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Paul McCartney brands The Rolling Stones “a blues covers band”

Paul McCartney and The Rolling Stones
(Image credit: Jim Dyson / Kevin Mazur / Getty)

Paul McCartney has dismissed The Rolling Stones as a blues covers band in a new interview with The New Yorker.

Speaking to the publication around the launch of Peter Jackson’s The Beatles: Get Back documentary, the songwriter said, “I’m not sure I should say it, but they’re a blues cover band, that’s sort of what the Stones are… I think our net was cast a bit wider than theirs.”

The Beatles vs Stones debate has rumbled since the '60s and often been mutually beneficial for the rock legends. Even last year, McCartney was making similar comments to Howard Stern, telling the DJ, “When they are writing stuff, it has to do with the blues. We had a little more influences.” Though he still admitted they’re a “great, great band.”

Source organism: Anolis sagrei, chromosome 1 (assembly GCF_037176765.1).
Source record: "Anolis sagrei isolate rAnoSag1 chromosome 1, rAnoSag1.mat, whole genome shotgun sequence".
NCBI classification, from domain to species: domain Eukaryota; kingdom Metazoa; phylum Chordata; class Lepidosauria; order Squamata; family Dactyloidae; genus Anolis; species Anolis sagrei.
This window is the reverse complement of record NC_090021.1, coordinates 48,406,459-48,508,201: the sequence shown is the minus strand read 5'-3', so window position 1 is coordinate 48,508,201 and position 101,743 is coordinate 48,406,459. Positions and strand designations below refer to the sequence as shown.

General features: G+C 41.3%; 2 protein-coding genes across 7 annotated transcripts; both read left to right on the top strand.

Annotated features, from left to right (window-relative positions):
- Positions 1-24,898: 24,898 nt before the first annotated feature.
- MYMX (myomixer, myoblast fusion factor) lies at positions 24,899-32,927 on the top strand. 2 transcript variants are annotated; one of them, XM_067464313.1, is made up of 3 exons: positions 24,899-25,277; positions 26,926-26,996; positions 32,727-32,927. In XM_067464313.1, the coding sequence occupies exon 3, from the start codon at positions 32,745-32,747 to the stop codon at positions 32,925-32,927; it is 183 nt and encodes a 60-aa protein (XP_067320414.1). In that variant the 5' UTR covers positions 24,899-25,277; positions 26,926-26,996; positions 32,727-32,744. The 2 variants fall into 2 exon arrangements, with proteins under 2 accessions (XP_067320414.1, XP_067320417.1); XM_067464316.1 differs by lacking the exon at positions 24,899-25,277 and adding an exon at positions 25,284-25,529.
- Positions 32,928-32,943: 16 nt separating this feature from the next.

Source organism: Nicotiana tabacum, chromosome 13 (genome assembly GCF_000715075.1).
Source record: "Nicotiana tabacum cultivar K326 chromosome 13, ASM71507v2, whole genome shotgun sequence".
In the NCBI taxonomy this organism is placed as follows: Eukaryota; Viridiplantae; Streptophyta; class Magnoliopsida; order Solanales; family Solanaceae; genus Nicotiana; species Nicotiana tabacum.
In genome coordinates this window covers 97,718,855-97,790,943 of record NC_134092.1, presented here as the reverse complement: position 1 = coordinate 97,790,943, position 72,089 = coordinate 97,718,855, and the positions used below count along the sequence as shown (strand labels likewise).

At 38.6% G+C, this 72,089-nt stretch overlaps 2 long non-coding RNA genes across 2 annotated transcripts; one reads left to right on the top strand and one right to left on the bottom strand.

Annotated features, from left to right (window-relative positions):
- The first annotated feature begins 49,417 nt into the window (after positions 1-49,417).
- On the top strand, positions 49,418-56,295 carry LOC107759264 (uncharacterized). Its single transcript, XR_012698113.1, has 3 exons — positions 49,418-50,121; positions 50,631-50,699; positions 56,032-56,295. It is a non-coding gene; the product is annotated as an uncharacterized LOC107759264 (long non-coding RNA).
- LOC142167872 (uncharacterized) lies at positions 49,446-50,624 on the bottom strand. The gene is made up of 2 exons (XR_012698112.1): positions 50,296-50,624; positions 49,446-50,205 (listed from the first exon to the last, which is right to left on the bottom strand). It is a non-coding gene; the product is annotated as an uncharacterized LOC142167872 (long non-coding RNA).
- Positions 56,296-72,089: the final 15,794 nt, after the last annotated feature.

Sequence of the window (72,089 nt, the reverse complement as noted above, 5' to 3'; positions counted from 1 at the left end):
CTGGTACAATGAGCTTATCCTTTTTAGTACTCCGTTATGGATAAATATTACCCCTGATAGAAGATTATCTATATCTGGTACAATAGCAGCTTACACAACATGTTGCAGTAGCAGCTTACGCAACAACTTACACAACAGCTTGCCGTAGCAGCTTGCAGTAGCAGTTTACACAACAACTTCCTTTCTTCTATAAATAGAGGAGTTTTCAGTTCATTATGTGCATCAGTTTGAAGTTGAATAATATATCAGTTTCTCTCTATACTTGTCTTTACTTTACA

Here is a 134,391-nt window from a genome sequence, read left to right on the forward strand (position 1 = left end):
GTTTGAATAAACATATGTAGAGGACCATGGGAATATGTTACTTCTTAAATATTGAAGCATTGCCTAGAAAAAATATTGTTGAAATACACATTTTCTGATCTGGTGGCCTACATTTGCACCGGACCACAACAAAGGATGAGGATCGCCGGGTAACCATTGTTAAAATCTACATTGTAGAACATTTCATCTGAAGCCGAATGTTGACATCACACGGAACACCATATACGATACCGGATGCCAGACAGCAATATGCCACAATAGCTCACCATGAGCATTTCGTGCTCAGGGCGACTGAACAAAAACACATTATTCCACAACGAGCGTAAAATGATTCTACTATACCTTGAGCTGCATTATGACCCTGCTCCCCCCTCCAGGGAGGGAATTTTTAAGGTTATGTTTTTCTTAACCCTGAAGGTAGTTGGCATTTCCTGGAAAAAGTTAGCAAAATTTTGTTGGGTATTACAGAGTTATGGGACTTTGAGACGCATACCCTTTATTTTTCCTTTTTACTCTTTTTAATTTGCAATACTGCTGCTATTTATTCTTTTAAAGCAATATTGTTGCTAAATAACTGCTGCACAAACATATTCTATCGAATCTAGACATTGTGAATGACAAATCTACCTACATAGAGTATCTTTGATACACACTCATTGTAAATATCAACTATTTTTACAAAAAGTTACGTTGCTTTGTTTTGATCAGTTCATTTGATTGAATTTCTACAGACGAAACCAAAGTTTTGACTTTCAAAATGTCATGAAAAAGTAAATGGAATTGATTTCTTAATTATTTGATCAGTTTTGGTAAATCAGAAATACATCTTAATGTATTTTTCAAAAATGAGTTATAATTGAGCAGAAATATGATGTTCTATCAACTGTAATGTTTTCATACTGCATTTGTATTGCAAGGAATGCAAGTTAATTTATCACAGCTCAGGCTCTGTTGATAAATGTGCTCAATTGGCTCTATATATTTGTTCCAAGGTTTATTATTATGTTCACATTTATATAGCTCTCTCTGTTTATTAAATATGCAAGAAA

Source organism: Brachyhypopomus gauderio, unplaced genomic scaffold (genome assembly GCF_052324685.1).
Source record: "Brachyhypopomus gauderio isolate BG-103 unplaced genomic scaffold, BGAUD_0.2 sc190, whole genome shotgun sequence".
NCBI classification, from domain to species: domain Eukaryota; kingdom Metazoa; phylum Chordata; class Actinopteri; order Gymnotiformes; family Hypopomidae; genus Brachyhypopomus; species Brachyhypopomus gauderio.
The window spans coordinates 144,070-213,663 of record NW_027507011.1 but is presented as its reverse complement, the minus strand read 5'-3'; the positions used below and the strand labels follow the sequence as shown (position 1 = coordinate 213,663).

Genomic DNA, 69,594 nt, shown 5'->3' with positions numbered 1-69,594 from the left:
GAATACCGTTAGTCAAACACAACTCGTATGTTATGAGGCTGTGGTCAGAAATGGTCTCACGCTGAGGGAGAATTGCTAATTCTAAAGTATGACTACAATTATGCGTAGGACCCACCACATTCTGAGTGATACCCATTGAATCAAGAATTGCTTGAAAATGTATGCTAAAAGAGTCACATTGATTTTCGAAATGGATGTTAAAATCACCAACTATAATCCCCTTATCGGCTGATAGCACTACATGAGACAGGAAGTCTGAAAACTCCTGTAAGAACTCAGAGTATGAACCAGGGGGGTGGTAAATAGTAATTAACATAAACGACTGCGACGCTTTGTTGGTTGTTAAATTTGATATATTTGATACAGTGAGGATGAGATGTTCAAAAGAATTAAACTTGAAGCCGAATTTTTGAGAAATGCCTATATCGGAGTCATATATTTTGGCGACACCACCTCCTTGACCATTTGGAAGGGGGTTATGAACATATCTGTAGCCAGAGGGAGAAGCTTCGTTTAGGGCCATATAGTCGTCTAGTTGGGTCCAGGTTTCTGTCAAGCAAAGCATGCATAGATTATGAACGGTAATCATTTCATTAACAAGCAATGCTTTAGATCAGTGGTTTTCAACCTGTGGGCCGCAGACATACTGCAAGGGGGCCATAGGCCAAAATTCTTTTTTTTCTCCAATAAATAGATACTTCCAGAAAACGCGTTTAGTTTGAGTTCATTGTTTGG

Mick Jagger took it well at the time, telling Zane Lowe in response: “That’s so funny. He’s a sweetheart. [But] there’s obviously no competition… The big difference, though, is and sort of slightly seriously, is that The Rolling Stones is a big concert band in other decades and other areas when The Beatles never even did an arena tour… They broke up before that business started, the touring business for real.”

In the same piece with The New Yorker, McCartney also discusses an unfinished John Lennon song, Now and Then, which he says he still intends to complete. 

The track was one of three passed on by Yoko Ono to the surviving Beatles after Lennon’s death. The band finished off the other two: Free As A Bird and Real Love, releasing them in the '90s. 

The final track was reportedly once described by George Harrison as “fucking rubbish”, but The New Yorker reports “McCartney wants to fill out the last of them”, so perhaps there’s one more Lennon-McCartney song in the works…

Matt Parker

Matt is a freelance journalist who has spent the last decade interviewing musicians for the likes of Total Guitar, Guitarist, Guitar World, MusicRadar, NME.com, DJ Mag and Electronic Sound. In 2020, he launched CreativeMoney.co.uk, which aims to share the ideas that make creative lifestyles more sustainable. He plays guitar, but should not be allowed near your delay pedals.